This week’s Cloud Watch items from Elemental Cloud Computing:
This week, I’ve started up the Cloud Watch section of Elemental Cloud Computing. Cloud Watch items are snippets from cloud computing industry news, business and technical publications, and thought leaders. These snippets may be as short as a 140-character tweet, or as long as a few paragraphs. Cloud Watch items will be posted throughout the course of the day, and may be expanded as more voices and sources cover a hot topic. Cloud Watch items may include a short Elemental Cloud Computing perspective.
The opening cloud watch items are a mix of business and economics, and data, contracts and legal issues:
- Bessemer’s 8th of Cloud Computing and SaaS: Leverage and monetize the data asset
- Workload Metrics: Business Transactions per Kilowatt?
- Microsoft Exec: Customers Embracing "Cloud Computing" <– But whose?
- GigaOm: 10 Open Source Resources for Cloud Computing
- Lawyers, Clouds and Warrants
- McKinsey to CIOs in ‘New Normal’: Rethink Procurement…
- Irving Wladawsky-Berger: Cloud Computing is Relevant for (mostly) everyone
- Joyent is First in China: Launches Commercial Cloud Computing Platform
From Elemental Cloud Computing, there several ways to follow the cloud watch. The Current Cloud Watch section on the homepage, the Cloud Watch tab of the Recent Posts navigation element in the sidebar, the Cloud Watch tab of the site navigation, via the Cloud Watch or Full Site feeds and email, and on Twitter.
This week, the talk will be about Cisco boldly entering the blade server market and the end of co-opetition as we know it:
“Cisco’s chief technology officer, Padmasree Warrior, says the company has moved boldly in the past, and suggests the old rules are changing. “We’re going to compete with H-P. I don’t want to sugarcoat that,” she says. “There is bound to be change in the landscape of who you compete with and who you partner with.”
Battles are breaking out across the industry. Within the past year or so, H-P has fueled a new rivalry with IBM in tech outsourcing by buying services giant Electronic Data Systems Inc. Microsoft set its sights on Internet-search giant Google Inc. by attempting to buy Yahoo Inc. Sun Microsystems Inc. is moving beyond its core market in servers and software to take on database-software leader Oracle Corp. Later this month, Dell Inc. says it plans to introduce new data-center management software that will compete with existing offerings by H-P, IBM and others.”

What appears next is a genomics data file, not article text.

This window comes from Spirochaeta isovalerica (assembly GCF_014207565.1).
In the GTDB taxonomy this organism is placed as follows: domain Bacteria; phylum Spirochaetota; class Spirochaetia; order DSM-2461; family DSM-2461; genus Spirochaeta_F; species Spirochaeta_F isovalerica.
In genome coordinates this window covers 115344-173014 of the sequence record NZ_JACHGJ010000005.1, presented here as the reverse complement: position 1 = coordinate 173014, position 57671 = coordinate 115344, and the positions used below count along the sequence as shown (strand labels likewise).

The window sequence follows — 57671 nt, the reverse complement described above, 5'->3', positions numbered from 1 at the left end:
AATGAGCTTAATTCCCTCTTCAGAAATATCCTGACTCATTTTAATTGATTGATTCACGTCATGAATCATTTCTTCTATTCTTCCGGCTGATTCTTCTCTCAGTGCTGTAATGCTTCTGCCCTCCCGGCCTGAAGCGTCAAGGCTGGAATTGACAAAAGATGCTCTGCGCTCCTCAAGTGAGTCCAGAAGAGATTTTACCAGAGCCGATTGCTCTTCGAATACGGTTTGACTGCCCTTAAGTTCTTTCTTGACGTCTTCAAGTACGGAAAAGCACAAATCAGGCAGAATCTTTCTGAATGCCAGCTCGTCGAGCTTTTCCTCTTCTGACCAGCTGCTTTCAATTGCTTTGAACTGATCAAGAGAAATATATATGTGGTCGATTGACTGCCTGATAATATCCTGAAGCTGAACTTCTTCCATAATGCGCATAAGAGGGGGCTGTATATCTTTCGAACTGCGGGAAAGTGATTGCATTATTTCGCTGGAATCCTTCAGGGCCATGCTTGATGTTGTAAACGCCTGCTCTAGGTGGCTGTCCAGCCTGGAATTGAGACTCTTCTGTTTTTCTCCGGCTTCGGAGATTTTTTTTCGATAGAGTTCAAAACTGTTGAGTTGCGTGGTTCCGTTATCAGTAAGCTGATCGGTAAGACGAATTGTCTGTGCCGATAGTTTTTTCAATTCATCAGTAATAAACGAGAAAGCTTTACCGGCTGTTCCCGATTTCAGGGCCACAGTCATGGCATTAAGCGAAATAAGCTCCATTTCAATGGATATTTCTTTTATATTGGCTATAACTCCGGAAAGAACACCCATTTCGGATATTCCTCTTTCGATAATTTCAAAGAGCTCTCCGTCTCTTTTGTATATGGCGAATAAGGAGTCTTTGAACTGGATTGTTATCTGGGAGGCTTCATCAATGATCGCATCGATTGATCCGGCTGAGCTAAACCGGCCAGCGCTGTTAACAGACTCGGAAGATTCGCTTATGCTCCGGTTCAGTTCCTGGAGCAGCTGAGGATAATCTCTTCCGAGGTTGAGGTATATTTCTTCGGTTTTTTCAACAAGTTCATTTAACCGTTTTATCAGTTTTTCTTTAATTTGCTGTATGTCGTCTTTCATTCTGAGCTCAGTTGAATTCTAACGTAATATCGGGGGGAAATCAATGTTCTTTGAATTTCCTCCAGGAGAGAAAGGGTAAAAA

Of course, that is interesting and important news. And I completely get the drivers of wanting to win in the data center and the convergence of data center technology – compute, networking and storage.
However, I find myself interested in what I’d categorize as ‘recessionary moves of giants with cash, guts and (relatively) decent stock prices’. Namely, recent adjacent market moves by Walmart and IBM.
On March 12, the WSJ reported that Walmart will start selling electronic medical records software, installation and maintenance, to single physicians and medical practices via Sam’s Club:
“Wal-Mart said it is forming a partnership with computer maker Dell Inc. and closely held software maker eClinicalWorks to offer a lower-priced medical records system, plus installation and maintenance, through its Sam’s Club membership warehouses. Sam’s Club would be the one-stop contact for any physician follow-up questions about the system. The questions would then be routed to the appropriate person at Dell or eClinicalWorks.